Yes, a few Nebraska football fans have asked Justin Blatchford for his autograph.
He obliges, and then waits for that awkward moment when the fan looks at the signature with a bit of disappointment.
“They’re kind of surprised when they get it,” Blatchford said, smiling.
Those people were, in most cases, expecting an autograph from Taylor Martinez, for that’s who Blatchford, a former walk-on defensive back, somewhat resembles.
And no, Blatchford has never signed Martinez’s name.
“I wouldn’t want to do that,” he said.
Besides, Blatchford is starting to make a name for himself on Nebraska’s defense.
As big as Martinez was in the fourth quarter of the Huskers’ 28-24 come-from-behind victory Saturday at Michigan State, the quarterback may not have had his opportunities had it not been for a key play from Blatchford.
Playing dime back, the 6-foot-1, 200-pound Blatchford was in coverage against tight end Dion Sims — all 6-5, 285 pounds of him. Quarterback Andrew Maxwell delivered a third-and-10 pass to Sims that was on target, but Blatchford provided blanket coverage, forcing an incompletion with less than six minutes remaining.
“He’s a really good tight end,” Blatchford said. “Obviously, he had quite a bit of a size advantage on me. That was a great challenge for me, and a great opportunity for me to go out and try to cover him up. He’s been very good this whole year.”
A week after facing one of the Big Ten’s biggest tight ends, Blatchford could play a key role Saturday against a Penn State offense that thrives on using the tight end. Penn State leads the nation with 66 receptions by tight ends, 31 percent of the Nittany Lions’ receptions.
Pass coverage isn’t Blatchford’s sole responsibility, though. He also must play the run, and proved against Michigan State he’s dependable there, too.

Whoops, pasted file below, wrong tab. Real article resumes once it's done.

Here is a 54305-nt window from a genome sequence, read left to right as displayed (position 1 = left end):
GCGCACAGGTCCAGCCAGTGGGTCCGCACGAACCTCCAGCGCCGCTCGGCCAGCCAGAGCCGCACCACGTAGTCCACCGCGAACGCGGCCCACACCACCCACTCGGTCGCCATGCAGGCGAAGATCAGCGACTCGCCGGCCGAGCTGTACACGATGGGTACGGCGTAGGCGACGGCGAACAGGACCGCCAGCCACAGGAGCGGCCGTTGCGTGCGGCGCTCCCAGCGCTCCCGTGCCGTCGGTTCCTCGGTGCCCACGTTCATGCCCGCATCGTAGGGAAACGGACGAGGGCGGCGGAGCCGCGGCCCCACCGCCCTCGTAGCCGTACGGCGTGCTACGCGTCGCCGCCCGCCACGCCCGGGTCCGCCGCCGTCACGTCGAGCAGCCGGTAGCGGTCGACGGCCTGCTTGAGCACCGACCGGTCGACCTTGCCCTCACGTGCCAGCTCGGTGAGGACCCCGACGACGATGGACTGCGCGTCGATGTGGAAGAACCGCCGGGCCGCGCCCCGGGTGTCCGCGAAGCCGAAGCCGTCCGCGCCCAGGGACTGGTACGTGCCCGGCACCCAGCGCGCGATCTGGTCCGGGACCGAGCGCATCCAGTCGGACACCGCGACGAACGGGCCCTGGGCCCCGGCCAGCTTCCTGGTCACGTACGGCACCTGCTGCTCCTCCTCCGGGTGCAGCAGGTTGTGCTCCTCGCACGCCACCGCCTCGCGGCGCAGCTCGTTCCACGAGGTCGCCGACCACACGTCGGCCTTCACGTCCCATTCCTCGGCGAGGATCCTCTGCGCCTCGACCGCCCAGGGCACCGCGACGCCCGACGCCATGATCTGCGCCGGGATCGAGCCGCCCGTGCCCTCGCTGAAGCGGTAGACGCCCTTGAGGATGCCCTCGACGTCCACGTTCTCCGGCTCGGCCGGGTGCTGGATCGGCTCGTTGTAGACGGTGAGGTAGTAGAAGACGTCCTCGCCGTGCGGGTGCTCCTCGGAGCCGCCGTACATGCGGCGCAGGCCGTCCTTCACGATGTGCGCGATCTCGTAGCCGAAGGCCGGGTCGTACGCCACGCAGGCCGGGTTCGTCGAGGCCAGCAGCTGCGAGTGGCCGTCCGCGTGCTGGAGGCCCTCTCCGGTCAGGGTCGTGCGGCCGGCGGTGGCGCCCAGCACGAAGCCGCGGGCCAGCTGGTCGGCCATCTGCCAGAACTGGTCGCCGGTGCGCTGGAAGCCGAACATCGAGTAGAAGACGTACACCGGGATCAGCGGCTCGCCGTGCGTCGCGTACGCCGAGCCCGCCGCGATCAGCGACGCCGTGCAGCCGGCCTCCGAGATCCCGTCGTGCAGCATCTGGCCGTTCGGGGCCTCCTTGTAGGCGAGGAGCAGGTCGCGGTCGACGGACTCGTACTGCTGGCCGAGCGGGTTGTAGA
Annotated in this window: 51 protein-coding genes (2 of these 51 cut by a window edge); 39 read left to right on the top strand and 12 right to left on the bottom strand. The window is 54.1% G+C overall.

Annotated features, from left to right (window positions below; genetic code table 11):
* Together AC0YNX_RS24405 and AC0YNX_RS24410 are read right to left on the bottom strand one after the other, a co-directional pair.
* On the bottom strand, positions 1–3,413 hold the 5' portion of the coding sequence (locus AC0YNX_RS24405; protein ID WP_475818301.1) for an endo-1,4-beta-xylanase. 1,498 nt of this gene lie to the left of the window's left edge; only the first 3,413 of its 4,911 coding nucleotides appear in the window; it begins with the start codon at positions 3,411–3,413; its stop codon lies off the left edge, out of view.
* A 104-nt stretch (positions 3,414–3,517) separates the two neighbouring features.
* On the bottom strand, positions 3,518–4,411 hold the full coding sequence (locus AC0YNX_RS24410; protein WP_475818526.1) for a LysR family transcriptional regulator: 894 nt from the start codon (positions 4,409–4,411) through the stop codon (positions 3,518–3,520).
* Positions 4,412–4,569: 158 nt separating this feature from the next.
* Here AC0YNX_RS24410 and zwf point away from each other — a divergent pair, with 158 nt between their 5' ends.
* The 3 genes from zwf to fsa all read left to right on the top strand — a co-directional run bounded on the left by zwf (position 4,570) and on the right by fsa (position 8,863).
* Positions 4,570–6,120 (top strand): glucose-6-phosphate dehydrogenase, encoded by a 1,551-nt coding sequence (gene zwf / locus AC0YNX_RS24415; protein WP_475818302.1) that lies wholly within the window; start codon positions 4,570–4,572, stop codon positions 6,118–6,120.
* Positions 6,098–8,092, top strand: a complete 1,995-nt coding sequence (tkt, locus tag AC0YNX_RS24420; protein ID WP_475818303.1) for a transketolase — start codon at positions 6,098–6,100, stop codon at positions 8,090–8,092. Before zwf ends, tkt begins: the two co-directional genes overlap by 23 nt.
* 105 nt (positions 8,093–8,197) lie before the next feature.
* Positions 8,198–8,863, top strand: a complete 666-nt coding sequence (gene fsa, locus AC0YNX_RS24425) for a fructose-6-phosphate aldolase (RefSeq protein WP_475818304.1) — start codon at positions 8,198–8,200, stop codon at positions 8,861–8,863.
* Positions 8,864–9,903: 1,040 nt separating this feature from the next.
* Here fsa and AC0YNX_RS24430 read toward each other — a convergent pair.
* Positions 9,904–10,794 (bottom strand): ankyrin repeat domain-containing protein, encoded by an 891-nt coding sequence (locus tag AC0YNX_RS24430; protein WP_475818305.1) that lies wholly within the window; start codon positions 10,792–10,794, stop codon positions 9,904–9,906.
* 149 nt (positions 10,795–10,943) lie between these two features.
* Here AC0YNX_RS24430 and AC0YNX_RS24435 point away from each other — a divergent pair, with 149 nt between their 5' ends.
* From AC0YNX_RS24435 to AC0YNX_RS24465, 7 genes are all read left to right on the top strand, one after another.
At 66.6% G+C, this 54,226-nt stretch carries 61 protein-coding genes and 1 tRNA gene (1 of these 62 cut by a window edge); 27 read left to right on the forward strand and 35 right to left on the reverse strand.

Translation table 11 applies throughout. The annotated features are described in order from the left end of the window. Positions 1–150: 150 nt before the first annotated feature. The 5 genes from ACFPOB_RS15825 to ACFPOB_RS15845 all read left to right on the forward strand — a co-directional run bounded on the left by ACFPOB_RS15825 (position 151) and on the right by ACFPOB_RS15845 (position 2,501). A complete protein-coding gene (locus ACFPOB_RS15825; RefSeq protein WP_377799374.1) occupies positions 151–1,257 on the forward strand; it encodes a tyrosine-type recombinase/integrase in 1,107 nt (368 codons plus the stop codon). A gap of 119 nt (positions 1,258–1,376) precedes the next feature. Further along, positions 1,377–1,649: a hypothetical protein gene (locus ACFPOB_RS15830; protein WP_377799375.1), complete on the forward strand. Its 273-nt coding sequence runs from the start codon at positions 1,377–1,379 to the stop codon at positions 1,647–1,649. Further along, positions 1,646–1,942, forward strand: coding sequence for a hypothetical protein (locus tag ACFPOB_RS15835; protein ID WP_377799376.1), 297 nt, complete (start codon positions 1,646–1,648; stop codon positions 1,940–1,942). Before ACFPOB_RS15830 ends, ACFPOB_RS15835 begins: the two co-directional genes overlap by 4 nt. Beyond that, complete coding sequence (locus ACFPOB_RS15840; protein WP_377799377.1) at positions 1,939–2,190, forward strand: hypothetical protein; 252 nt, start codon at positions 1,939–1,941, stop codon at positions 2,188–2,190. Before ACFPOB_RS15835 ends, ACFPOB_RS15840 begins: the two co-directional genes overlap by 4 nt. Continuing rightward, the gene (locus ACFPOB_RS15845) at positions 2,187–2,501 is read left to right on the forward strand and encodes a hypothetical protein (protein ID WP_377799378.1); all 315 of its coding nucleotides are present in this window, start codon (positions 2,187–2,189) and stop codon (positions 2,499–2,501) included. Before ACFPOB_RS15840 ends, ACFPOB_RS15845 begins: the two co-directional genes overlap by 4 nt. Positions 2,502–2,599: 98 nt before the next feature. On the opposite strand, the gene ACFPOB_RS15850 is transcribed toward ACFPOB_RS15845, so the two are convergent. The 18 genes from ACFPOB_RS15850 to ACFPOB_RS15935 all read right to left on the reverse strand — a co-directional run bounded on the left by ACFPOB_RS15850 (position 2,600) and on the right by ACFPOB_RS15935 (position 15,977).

On his very first play of the game, in the second quarter, Blatchford made contact on running back Le’Veon Bell on a third-and-2 play. He didn’t get credit for the tackle, as teammates Will Compton and P.J. Smith brought down Bell, but Blatchford’s hit helped prevent Michigan State from moving the chains.
“I just hit him in the hole there,” Blatchford said, “and everyone else kind of rallied behind me.”
Blatchford, from Ponca, has made a living on special teams, where he’s been playing since his freshman season.
Now he’s seeing increased snaps on defense because he’s consistent, understands the system, is in the right place and is making plays, secondary coach Terry Joseph said.
“He’s been dependable and doing it the way we want him to do it,” Joseph said. “We like where he’s at right now, and hopefully these last few weeks he can continue for us.”
Blatchford said he can’t pinpoint any one area he’s improved in practice, other than in the film room, where he’s been spending more time studying. Otherwise, he’s preparing as though he’s going to start.
“He does it the right way, whether it’s the fundamentals or the details of the defense,” Joseph said. “He’s a guy who puts in a lot of extra time studying. He’s always up here in our offices watching tape and wanting to get more knowledge. It’s paying off for him.”
Blatchford earned a scholarship after fall camp, and now aims to reclaim the Blackshirt he first earned last season.
“He’s a hell of a guy,” Smith said. “He’s a smart kid. He does his job. Coach asks him to do something, he’s going to do it.
“He’s a leader and he works his tail off every single day.”